Not only did Pharaoh refuse, he punished the Isrealites by increasing their workload and putting a crushing burden on their backs (Exodus 5:5-23). And what’s even more confusing is that God himself was the one who hardened Pharaoh’s heart. The same God who commanded Moses to demand that Pharoah free his people was the very One who prevented what he had sent Moses to do. Now that is confusing and, honestly, seems cruel at first glance. But again, we know the beginning, middle, and end of that story, and by the end – we marvel at God’s power and perfect plan to not only free the Israelites, but to show his glory and foreshadow the Savior that would one day come to free all people from the bondage of slavery. In the end, God was faithful to what he had promised and he used Moses in profound ways, but Moses had to learn that God’s way of getting there was far above his own understanding. He simply needed to trust and obey.
The truth is, although we often feel alone in our wrestling, there are countless accounts in scripture where God allowed his people to wrestle through moments, days, or even years of confusion, doubt, waiting, pain, and questions. But it always came down to this question of faith – “Do I believe God is who he says he is and if so, will I choose to trust him (his character, Word, love, forgiveness, acceptance, goodness, and faithfulness through Jesus Christ) even when I have no answers?
Although it’s a life-long process of learning to trust, each difficult, perplexing, and painful experience is an opportunity to grow in the school of faith – destroying false beliefs and growing the roots of our faith in the soil of God’s truth, rather than the shallow soil of our own understanding.
The School of Faith
Not only do we have all of scripture to testify to God’s faithfulness (despite the mystery of his ways), Elizabeth Elliot (the wife of Jim Elliot) is a modern example of one of the many godly men and women’s lives that God has used to teach many in the school of faith. In her book, “Made for the Journey,” she writes about devastating circumstances in ministry and life that caused her to struggle with the reality that sometimes the unexplainable happens when she knew God could have stopped it. And if you know her story, you know how qualified she is to write on the topic!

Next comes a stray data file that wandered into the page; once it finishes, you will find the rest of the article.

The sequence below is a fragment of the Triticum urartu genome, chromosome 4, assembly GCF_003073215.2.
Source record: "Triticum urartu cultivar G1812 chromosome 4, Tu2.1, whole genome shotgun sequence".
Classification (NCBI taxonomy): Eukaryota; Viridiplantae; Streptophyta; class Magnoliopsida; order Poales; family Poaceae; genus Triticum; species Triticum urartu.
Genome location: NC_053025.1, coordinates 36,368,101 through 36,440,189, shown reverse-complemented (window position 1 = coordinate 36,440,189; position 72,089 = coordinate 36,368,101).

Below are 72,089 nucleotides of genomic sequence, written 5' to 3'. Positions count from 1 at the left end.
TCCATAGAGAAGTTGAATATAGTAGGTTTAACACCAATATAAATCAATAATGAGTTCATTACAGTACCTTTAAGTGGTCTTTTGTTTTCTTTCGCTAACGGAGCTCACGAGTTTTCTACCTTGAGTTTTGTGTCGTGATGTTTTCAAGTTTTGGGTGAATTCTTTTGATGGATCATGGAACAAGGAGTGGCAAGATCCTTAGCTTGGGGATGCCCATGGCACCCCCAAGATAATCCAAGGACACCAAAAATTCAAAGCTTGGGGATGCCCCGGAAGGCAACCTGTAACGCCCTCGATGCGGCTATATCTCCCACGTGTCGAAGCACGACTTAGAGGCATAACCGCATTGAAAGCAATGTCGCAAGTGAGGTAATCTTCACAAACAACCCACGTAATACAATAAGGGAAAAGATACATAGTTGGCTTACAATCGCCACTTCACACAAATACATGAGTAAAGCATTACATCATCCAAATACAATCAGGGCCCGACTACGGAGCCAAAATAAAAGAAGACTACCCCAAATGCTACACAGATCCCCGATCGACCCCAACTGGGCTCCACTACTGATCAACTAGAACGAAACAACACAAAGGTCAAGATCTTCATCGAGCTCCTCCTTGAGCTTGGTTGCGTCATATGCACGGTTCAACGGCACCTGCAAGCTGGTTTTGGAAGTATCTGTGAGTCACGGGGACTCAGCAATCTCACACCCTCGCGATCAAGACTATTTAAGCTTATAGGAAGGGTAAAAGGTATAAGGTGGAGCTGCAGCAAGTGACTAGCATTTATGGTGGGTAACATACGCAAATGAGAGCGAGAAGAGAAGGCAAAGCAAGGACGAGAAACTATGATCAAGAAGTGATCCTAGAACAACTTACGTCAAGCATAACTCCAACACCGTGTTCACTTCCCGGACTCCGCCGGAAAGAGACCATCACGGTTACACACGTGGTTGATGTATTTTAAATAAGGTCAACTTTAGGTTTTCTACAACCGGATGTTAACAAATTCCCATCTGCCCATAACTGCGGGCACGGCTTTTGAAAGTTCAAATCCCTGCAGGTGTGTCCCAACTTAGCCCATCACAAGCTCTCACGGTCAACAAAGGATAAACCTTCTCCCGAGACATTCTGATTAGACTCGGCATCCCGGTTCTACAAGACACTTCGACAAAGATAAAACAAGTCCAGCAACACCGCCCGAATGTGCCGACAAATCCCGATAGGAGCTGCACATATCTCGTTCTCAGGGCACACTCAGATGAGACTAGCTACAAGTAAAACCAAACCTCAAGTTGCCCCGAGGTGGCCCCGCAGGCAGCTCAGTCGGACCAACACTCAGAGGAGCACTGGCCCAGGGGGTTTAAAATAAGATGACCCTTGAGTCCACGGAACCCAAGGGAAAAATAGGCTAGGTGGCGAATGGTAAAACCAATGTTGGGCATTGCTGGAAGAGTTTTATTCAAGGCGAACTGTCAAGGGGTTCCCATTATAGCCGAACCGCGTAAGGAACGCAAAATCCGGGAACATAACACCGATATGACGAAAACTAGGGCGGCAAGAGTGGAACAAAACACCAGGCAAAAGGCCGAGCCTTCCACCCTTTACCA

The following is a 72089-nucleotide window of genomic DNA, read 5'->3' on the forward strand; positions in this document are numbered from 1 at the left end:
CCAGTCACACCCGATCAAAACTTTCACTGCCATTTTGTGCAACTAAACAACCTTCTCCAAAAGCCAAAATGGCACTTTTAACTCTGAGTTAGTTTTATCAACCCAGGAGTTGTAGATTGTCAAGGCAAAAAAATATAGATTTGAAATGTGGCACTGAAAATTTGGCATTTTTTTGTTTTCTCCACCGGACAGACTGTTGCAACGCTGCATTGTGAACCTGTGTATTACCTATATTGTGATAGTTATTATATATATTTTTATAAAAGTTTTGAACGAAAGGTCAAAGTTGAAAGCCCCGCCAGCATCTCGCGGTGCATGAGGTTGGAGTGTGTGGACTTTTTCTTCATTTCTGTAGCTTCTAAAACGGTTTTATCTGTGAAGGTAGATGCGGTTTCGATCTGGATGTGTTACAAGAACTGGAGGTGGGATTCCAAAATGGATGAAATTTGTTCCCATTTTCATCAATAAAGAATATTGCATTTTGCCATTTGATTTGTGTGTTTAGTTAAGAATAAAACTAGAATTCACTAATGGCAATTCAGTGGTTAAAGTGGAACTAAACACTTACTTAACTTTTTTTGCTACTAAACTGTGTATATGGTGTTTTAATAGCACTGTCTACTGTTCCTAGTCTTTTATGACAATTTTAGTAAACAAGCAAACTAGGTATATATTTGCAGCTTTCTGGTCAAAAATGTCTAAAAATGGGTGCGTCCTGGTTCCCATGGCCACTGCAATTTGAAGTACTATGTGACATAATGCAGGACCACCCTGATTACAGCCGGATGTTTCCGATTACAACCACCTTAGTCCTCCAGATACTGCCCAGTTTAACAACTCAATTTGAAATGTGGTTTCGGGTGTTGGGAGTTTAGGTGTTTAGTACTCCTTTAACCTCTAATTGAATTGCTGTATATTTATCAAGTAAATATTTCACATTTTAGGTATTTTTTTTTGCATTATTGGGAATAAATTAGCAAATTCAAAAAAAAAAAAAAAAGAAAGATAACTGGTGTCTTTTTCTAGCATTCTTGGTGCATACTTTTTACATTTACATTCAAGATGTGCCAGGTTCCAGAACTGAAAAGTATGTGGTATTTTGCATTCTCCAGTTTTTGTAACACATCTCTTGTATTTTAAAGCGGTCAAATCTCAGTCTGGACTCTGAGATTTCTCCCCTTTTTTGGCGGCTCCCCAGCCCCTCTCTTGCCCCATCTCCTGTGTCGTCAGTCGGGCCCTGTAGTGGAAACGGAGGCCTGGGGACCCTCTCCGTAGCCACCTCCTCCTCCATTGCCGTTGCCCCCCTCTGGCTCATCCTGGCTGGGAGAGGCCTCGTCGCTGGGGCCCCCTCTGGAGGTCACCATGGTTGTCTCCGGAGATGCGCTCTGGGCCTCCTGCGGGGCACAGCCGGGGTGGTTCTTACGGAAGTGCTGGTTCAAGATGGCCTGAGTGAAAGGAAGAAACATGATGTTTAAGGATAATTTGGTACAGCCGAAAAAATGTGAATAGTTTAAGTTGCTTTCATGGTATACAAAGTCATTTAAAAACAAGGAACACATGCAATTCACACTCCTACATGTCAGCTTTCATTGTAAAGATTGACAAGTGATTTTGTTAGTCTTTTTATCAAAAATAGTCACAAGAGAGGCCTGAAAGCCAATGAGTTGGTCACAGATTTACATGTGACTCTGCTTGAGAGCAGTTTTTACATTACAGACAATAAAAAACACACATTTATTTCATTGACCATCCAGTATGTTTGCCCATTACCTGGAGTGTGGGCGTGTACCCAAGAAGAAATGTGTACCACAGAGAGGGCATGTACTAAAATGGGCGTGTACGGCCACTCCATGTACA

She wrote, “As I look back on that time (when God allowed a year’s worth of bible translation work to be stolen and never found), I think it was Lesson One for me in the school of faith. That is, it was my first experience of having to bow down before that which I could not possibly explain. Usually we need not bow. We can simply ignore the unexplainable because we have other things to occupy our minds. We sweep it under the rug. We evade the questions.
But, faith’s most severe tests come not when we see nothing but when we see a stunning array of evidence that seems to prove our faith vain. If God were God, if He were omnipotent, if He had cared, would this have happened? Is this that I face now the ratification of my calling, the reward of obedience? One turns in disbelief again from the circumstances and looks into the abyss. But in the abyss there is only blackness, no glimmer of light, no answering echo.
But can we come to the point where we pray as Betty Stam (a missionary woman who sacrificed everything and was martyred for her testimony)? “Lord, I give up all my own plans and purposes, all my own desires and hopes, and accept thy will for my life. I give myself, my life, my all, utterly to thee to be thine forever. Fill me and seal me with thy Holy Spirit, use me as thou wilt, send me where thou wilt, work out thy whole will in my life at any cost, now and forever.’
It was a long time before I came to the realization that it is in our acceptance of what is given that God gives Himself. Even the Son of God had to learn obedience by the things He suffered…”pg. 138-139, Elizabeth Elliot – Made for the Journey